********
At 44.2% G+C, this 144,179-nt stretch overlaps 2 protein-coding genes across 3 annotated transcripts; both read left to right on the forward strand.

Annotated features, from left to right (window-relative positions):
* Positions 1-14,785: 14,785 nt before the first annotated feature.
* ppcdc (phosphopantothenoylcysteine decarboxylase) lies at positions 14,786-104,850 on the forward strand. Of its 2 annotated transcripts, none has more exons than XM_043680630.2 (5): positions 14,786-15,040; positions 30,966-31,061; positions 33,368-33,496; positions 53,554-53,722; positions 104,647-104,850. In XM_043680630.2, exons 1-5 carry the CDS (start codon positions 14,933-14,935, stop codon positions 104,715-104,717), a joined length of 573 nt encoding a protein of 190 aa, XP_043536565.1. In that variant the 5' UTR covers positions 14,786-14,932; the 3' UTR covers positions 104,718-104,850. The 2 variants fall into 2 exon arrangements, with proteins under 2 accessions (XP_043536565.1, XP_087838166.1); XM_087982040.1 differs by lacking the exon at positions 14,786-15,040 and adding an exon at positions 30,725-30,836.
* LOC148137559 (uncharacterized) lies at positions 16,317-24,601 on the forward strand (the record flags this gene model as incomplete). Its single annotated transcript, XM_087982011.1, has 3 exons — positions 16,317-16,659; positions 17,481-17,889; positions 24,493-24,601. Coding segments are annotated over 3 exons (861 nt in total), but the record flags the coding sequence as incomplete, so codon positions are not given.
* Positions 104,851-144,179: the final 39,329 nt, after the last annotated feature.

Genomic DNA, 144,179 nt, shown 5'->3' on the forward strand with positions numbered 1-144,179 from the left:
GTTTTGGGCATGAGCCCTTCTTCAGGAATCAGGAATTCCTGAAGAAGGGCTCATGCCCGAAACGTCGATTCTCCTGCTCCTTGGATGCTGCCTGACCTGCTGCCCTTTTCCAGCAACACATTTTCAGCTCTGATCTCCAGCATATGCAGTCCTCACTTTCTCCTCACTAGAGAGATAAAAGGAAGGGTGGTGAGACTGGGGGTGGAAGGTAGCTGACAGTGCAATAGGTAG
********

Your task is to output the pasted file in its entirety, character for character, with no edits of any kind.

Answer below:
At 44.2% G+C, this 144,179-nt stretch overlaps 2 protein-coding genes across 3 annotated transcripts; both read left to right on the forward strand.

Annotated features, from left to right (window-relative positions):
* Positions 1-14,785: 14,785 nt before the first annotated feature.
* ppcdc (phosphopantothenoylcysteine decarboxylase) lies at positions 14,786-104,850 on the forward strand. Of its 2 annotated transcripts, none has more exons than XM_043680630.2 (5): positions 14,786-15,040; positions 30,966-31,061; positions 33,368-33,496; positions 53,554-53,722; positions 104,647-104,850. In XM_043680630.2, exons 1-5 carry the CDS (start codon positions 14,933-14,935, stop codon positions 104,715-104,717), a joined length of 573 nt encoding a protein of 190 aa, XP_043536565.1. In that variant the 5' UTR covers positions 14,786-14,932; the 3' UTR covers positions 104,718-104,850. The 2 variants fall into 2 exon arrangements, with proteins under 2 accessions (XP_043536565.1, XP_087838166.1); XM_087982040.1 differs by lacking the exon at positions 14,786-15,040 and adding an exon at positions 30,725-30,836.
* LOC148137559 (uncharacterized) lies at positions 16,317-24,601 on the forward strand (the record flags this gene model as incomplete). Its single annotated transcript, XM_087982011.1, has 3 exons — positions 16,317-16,659; positions 17,481-17,889; positions 24,493-24,601. Coding segments are annotated over 3 exons (861 nt in total), but the record flags the coding sequence as incomplete, so codon positions are not given.
* Positions 104,851-144,179: the final 39,329 nt, after the last annotated feature.

Genomic DNA, 144,179 nt, shown 5'->3' on the forward strand with positions numbered 1-144,179 from the left:
GTTTTGGGCATGAGCCCTTCTTCAGGAATCAGGAATTCCTGAAGAAGGGCTCATGCCCGAAACGTCGATTCTCCTGCTCCTTGGATGCTGCCTGACCTGCTGCCCTTTTCCAGCAACACATTTTCAGCTCTGATCTCCAGCATATGCAGTCCTCACTTTCTCCTCACTAGAGAGATAAAAGGAAGGGTGGTGAGACTGGGGGTGGAAGGTAGCTGACAGTGCAATAGGTAG